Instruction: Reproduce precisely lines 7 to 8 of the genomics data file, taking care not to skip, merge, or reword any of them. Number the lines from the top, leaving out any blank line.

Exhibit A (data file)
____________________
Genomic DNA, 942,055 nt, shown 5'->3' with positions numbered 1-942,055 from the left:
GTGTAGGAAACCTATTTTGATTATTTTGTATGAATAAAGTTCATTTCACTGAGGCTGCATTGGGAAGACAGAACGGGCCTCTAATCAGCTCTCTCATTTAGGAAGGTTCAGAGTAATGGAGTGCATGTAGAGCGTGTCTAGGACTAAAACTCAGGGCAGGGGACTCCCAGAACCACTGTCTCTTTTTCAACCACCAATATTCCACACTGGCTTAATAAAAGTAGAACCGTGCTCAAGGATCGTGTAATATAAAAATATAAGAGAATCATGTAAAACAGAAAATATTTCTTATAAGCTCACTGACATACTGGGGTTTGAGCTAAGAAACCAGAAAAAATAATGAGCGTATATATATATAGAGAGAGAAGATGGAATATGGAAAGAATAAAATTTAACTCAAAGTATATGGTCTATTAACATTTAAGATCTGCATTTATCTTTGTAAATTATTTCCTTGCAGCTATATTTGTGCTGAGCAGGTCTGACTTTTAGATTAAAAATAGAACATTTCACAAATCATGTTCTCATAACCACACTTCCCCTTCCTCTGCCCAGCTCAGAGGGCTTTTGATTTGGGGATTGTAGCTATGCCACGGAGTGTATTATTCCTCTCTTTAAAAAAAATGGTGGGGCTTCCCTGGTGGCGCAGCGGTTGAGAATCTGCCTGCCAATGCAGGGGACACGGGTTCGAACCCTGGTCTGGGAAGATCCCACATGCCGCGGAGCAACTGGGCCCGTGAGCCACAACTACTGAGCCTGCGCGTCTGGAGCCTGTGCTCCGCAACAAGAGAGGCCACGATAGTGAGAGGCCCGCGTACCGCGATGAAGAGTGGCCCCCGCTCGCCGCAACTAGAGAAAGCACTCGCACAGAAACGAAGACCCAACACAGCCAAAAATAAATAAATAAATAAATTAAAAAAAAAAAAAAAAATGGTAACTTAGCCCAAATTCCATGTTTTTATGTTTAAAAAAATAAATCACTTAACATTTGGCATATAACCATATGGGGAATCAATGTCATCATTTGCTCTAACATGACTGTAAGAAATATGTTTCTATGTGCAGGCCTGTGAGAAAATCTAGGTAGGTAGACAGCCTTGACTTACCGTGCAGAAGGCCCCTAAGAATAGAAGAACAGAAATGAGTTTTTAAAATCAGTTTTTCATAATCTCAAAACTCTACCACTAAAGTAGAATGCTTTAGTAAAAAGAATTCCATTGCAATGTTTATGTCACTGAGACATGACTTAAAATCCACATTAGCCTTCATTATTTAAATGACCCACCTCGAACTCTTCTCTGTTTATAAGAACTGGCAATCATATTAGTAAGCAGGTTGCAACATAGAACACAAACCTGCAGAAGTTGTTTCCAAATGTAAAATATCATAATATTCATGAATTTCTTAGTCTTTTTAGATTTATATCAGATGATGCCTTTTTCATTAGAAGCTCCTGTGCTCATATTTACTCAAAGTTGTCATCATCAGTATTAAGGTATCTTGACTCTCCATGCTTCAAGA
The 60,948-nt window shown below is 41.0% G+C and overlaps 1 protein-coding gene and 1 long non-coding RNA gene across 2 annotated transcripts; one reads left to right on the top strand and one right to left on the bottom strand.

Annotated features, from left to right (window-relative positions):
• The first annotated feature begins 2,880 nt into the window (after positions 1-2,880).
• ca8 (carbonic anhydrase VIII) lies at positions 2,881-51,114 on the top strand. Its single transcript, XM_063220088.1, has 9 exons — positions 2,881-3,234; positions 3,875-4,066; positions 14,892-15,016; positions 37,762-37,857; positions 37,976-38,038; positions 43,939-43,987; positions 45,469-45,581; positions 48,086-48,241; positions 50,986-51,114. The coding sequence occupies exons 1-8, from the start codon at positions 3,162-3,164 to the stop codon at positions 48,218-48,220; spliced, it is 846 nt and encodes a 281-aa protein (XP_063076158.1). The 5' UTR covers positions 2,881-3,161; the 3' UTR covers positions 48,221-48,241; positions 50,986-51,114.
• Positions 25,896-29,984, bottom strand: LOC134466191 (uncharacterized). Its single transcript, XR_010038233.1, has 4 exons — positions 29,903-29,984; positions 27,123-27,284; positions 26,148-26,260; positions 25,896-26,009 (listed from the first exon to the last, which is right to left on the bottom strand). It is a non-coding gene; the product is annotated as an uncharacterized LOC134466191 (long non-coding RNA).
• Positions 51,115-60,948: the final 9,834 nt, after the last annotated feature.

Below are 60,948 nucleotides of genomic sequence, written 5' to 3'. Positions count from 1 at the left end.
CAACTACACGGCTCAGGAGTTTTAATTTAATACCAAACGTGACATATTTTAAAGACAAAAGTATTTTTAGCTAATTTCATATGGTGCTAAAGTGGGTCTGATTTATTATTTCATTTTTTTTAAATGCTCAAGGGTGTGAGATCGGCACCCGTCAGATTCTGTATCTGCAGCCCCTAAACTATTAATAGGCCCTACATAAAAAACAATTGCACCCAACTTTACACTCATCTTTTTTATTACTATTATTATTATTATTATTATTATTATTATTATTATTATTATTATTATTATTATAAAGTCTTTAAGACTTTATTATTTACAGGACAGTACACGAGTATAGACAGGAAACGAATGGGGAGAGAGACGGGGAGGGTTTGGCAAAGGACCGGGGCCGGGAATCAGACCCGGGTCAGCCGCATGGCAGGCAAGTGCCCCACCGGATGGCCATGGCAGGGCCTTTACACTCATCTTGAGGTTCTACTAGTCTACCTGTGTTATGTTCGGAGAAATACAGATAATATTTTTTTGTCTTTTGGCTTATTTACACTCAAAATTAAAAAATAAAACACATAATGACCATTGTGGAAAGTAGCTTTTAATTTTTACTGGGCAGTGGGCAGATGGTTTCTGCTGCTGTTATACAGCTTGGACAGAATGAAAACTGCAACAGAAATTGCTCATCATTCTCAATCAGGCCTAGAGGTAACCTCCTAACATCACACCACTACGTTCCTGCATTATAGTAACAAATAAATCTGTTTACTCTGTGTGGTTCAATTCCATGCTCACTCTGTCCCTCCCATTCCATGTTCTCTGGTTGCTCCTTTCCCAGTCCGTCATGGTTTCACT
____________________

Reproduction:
• Positions 25,896-29,984, bottom strand: LOC134466191 (uncharacterized). Its single transcript, XR_010038233.1, has 4 exons — positions 29,903-29,984; positions 27,123-27,284; positions 26,148-26,260; positions 25,896-26,009 (listed from the first exon to the last, which is right to left on the bottom strand). It is a non-coding gene; the product is annotated as an uncharacterized LOC134466191 (long non-coding RNA).
• Positions 51,115-60,948: the final 9,834 nt, after the last annotated feature.